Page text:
The forms with /ϊ/ — US(1) — are characteristic not only of mid Antrim as stated, but also the North Ards and number of other points in county Down. A similar reflex occurs in present-day Ayrshire and other parts of south-west Scotland. The /e/-forms — US(2) — belong to north Antrim and three points in north-east Londonderry. On the other hand reflexes with /i/ — US(3) — were found among all US speakers in county Donegal, in the Mid Ards peninsula and at many points in the area west of Strangford Lough in county Down. Contrary to appearances this feature does not link up US with north-east Scots as described, for example, by Eugen Dieth in A Grammar of the Buchan Dialect (1932). There also, ME ọ̄ or MS ǖ > /i/ in general, but Buchan has a special development after velars so that good is [gwid], school is [skwil] with a /w/-glide never found in US.(27) In any case the settlement history clearly points to south-west Scotland as the source of the overwhelming majority of Scottish settlers in 17th-century Ulster, and the Lingustic Survey of Scotland investigators subsequently found these reflexes with /i/ (including good /gid/, school /skil/ without the /w/-glide) in rather remote relic areas — Wanlockhead and Leadhills — on the borders of Dumfries and Lanarkshire, thus substantiating the theory that these /i/-forms were once current in the south-west of Scotland and represent an archaism in US. The present distribution bears out this theory if we assume that /ϊ/ is an innovation spreading from the usual ports of entry in Antrim and Down for the incoming Scots, from the early-17th century onwards, completely replacing the /i/-forms in county Antrim and the North Ards but leaving the /i/-forms unchanged in the Mid Ards and frequently west of Strangford Lough, where the influx of new immigrants may have fallen off soon after the first settlement period. For the same reason /i/-forms survive unaltered in the Laggan district of Donegal where the settlement of 1610 did not subsequently receive any notable reinforcement from Scotland. It should be observed that the change postulated here from /i/ to /ϊ/ was not a regular, internal, phonological change in the US areas concerned, but rather the result of the spread of a set of new forms incorporating an innovation that may actually have had its origins somewhere in eastern Scotland, and the simple substitution of the new /ϊ/ for the older /i/ in a restricted subset of words — not a random subset, however, but the subset that had ME ọ̄/MS ǖ. In other words the earlier south-western Scots dialects and their 17th-century Ulster offshoots had a neutralization in the phonological space occupied by the /i/-reflexes of ME ọ̄/MS ǖ as well as by the /i/-reflexes from other sources, but this neutralization was later reversed by the adoption of the /ϊ/-forms introduced from another — perhaps more prestigious — Scots dialect. A restricted area in north Antrim and north-east Londonderry has developed a new neutralization by which /ϊ/ > /e/, thus: done [deːn] and school [skeːl] become homophonous with Dane and scale. In areas with /ϊ/, an [eː] allophone has developed in open syllables and before /v/ and /r/ (the latter being a frictionless continuant), thus do [deː], shoe [śeː], move [meːv], floor [fleːɹ]. The vowel before /r/ in some areas is retracted, e.g. [flëːɹ] floor.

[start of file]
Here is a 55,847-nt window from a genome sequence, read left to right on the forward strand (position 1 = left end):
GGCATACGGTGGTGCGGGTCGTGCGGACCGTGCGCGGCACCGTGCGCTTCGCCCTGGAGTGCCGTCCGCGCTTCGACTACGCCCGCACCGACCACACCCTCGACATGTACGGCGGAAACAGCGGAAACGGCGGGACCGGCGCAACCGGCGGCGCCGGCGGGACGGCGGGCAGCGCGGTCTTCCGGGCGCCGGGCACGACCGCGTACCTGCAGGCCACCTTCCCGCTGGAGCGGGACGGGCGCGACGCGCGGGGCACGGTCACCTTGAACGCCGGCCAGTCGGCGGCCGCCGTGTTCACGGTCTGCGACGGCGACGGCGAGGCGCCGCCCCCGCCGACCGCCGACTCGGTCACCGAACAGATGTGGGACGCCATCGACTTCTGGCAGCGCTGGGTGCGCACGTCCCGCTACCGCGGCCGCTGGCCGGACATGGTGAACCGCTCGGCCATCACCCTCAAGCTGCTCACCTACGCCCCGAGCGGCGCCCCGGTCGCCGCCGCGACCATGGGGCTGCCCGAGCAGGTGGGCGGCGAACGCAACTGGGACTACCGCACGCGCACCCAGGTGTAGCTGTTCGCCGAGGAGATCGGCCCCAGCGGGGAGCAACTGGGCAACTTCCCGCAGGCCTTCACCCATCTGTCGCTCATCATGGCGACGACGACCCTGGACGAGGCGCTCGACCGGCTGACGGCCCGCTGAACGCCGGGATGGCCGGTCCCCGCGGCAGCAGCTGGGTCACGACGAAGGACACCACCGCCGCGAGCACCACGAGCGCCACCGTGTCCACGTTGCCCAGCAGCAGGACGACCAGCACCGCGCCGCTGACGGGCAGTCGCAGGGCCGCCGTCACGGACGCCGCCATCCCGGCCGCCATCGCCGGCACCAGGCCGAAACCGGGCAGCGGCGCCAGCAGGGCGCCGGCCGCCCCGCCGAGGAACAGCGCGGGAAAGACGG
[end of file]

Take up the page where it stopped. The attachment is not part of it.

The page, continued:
Some specifically dialectal words with the same vowel nuclei as those described appear in List 2, e.g. [lϊf] 'palm of hand' — from ON lōfi — [ˈfjʌge] or [ˈfĺʌge] 'left-handed', [śʌx] 'ditch', the latter two exhibiting the change to [jʌ] mentioned above.
A morphological feature of interest occurs in the alternate developments for the plural of shoe [śeː], which with different speakers was [śeːz] or [śϊn]. The long vowel in [śeːz] marks the morpheme boundary which is lost in [śϊn] with the older /-n/ plural allomorph. The solid morpheme soon also cropped up as [śϊn] as well as [sϊn]. The shortening of a vowel with an underlying length feature occurred also in the general US dialectal plural for eye [iː], namely [in].